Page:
The stories of storytellers goes on in the centuries. In 1387 Geoffrey Chaucer, father of the English language, wrote The Canterbury Tales.
This work is a collection of stories told by a group of pilgrims from various parts of
. They meet in England London, at the Tabard Inn (tavern = locanda), and choose to continue the journey together as they are all travelling to Canterbury to pray on the shrine (memorial = santuario)of à Beckett. To enjoy (to have pleasure = per passare bene) their time during the journey these pilgrims decide to tell each other (= reciprocamente) stories. The teller (man who tells = colui che racconta) of the best story shall have a free dinner on his return to the inn. Saint Thomas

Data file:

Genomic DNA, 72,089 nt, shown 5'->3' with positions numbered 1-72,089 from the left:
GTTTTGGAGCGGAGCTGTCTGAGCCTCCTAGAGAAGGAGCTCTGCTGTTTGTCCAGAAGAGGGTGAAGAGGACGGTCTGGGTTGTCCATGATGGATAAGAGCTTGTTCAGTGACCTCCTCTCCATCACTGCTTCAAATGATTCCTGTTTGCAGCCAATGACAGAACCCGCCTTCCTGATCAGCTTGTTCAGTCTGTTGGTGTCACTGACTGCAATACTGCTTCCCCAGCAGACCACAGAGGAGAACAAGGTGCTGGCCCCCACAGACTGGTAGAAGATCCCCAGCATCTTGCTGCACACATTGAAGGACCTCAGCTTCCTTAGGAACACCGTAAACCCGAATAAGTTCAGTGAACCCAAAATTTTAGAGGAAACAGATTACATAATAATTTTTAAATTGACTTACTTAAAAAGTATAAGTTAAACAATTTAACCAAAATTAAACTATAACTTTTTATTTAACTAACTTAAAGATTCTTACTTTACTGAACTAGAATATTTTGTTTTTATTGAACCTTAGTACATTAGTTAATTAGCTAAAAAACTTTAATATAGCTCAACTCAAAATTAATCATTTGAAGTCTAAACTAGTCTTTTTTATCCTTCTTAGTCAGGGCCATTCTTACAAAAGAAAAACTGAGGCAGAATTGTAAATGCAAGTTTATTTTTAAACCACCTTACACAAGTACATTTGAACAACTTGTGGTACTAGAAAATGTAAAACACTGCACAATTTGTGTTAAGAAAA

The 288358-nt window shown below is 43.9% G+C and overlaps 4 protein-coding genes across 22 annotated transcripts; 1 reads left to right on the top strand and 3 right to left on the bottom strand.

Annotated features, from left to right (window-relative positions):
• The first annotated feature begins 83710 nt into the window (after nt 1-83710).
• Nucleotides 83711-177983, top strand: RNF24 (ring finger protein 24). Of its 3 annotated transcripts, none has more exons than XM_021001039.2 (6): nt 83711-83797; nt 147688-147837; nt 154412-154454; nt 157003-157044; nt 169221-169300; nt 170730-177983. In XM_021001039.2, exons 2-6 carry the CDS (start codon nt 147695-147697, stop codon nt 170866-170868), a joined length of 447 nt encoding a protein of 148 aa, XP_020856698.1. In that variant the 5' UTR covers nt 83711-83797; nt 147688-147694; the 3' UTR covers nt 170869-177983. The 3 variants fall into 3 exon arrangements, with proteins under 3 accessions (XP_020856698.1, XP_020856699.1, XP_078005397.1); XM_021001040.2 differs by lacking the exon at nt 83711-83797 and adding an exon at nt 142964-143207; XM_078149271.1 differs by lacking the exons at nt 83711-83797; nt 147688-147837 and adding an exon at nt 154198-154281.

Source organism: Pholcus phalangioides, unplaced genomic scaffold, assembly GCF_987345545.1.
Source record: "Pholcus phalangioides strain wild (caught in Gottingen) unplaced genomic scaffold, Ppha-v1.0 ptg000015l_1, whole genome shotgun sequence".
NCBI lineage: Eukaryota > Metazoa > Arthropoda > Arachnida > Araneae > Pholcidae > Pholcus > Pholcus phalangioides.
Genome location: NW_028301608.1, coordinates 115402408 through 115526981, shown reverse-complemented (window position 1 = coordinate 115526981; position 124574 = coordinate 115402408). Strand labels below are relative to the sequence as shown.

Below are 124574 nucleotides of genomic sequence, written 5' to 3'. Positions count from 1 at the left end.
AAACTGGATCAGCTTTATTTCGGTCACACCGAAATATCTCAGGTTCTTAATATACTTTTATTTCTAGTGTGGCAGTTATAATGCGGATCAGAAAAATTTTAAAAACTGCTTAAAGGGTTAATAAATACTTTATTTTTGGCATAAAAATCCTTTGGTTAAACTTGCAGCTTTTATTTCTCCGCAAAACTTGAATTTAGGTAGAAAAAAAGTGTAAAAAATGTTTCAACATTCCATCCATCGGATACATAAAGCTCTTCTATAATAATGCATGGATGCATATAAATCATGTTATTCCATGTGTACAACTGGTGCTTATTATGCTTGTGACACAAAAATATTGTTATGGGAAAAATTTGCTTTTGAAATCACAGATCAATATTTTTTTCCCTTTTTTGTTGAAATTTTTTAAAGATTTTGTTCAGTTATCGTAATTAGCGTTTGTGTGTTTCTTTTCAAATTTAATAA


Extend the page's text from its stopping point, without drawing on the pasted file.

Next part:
The collection of Tales has a preface, a Prologue, in which G. Chaucer describes vividly (colourfully = vivacemente) each of the pilgrims, their characteristics and clothes, their qualities and defects.
They represent the complex social reality of the 14th century, from the highest class (knighthood = cavalieri and clergy = clero) to the lowest (middle class and peasants = contadini). Very few pilgrims escape Chaucer’s comic satire, and irony. .
The tales reflect the background, personality and taste of the narrator.
The stories are
24 in all – some are incomplete – and vary from courtly, idealistic romances to comic and farcical anecdotes. Every one gives also a sort of lesson based on real experience.